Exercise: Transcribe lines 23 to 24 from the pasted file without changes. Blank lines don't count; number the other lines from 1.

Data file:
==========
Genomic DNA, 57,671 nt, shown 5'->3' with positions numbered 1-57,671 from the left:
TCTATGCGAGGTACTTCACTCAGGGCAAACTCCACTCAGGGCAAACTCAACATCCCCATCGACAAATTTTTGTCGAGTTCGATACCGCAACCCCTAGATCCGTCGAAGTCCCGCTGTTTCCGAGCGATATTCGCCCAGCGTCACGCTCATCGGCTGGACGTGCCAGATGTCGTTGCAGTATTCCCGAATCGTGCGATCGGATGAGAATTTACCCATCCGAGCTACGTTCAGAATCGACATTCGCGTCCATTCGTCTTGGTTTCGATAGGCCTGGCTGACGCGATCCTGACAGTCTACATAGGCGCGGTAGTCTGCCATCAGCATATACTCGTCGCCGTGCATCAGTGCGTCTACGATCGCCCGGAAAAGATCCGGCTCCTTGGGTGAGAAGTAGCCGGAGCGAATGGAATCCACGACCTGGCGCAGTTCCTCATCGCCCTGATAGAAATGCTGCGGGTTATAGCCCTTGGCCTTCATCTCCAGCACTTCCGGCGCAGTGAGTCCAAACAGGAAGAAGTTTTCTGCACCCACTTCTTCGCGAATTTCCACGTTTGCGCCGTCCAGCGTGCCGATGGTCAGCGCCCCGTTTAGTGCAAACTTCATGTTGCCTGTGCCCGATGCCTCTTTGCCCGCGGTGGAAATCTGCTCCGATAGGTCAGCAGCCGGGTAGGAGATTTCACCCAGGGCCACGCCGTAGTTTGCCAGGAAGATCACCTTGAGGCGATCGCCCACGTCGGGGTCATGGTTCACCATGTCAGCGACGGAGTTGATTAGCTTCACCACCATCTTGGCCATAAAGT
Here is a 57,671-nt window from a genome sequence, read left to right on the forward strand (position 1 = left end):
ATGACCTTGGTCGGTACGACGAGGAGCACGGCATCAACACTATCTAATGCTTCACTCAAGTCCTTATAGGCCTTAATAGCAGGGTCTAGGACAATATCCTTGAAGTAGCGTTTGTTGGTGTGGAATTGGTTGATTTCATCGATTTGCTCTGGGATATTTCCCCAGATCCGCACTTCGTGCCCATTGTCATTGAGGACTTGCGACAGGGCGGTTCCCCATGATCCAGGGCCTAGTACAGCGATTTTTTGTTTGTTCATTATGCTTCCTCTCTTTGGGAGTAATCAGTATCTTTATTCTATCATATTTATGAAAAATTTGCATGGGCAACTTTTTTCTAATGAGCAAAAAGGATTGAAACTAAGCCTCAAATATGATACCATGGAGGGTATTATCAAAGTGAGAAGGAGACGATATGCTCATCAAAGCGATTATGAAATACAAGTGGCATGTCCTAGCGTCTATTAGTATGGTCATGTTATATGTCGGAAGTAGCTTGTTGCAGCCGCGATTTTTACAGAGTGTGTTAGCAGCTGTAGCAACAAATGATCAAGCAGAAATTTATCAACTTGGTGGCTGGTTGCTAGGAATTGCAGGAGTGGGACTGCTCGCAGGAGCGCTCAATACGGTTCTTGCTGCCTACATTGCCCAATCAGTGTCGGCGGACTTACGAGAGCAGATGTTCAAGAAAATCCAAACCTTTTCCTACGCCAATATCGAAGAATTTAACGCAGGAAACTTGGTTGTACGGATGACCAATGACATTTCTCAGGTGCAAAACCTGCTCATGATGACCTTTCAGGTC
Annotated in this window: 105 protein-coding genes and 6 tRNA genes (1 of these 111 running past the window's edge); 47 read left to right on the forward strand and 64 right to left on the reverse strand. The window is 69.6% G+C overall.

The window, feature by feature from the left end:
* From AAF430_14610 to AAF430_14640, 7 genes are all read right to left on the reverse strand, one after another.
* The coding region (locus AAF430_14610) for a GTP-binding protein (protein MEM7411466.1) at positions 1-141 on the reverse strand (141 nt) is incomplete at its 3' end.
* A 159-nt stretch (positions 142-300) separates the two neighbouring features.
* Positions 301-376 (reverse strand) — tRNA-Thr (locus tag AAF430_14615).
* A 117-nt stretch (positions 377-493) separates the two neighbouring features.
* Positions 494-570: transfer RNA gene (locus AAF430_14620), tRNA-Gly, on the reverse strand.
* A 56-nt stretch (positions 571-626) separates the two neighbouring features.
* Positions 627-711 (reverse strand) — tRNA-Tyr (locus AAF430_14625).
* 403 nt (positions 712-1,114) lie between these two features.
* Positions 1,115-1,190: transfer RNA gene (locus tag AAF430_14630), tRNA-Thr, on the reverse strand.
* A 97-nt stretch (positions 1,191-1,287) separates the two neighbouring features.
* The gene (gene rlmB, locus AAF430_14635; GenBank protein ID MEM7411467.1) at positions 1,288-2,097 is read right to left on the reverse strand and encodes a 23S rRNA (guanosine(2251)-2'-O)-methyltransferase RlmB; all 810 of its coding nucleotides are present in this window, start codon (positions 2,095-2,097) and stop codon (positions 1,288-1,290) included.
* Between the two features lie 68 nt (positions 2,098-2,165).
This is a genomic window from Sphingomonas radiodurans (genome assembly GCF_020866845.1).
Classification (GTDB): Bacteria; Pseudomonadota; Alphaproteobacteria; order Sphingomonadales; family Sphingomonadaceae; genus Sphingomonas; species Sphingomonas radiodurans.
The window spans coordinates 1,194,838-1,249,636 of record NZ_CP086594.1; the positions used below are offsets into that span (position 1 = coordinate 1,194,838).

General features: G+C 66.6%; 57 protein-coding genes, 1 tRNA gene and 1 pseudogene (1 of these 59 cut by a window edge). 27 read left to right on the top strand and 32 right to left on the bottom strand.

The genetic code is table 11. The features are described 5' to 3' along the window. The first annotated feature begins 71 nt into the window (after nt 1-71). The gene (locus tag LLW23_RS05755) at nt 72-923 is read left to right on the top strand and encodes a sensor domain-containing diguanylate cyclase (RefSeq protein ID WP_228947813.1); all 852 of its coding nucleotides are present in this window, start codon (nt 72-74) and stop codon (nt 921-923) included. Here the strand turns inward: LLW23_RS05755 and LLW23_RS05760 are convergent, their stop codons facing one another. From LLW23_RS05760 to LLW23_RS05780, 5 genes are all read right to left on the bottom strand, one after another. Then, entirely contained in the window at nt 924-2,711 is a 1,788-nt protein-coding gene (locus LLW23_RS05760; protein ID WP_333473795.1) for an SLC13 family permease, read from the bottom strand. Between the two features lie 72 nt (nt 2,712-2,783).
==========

General features: G+C 66.6%; 57 protein-coding genes, 1 tRNA gene and 1 pseudogene (1 of these 59 cut by a window edge). 27 read left to right on the top strand and 32 right to left on the bottom strand.

The genetic code is table 11. The features are described 5' to 3' along the window. The first annotated feature begins 71 nt into the window (after nt 1-71). The gene (locus tag LLW23_RS05755) at nt 72-923 is read left to right on the top strand and encodes a sensor domain-containing diguanylate cyclase (RefSeq protein ID WP_228947813.1); all 852 of its coding nucleotides are present in this window, start codon (nt 72-74) and stop codon (nt 921-923) included. Here the strand turns inward: LLW23_RS05755 and LLW23_RS05760 are convergent, their stop codons facing one another. From LLW23_RS05760 to LLW23_RS05780, 5 genes are all read right to left on the bottom strand, one after another. Then, entirely contained in the window at nt 924-2,711 is a 1,788-nt protein-coding gene (locus LLW23_RS05760; protein ID WP_333473795.1) for an SLC13 family permease, read from the bottom strand. Between the two features lie 72 nt (nt 2,712-2,783).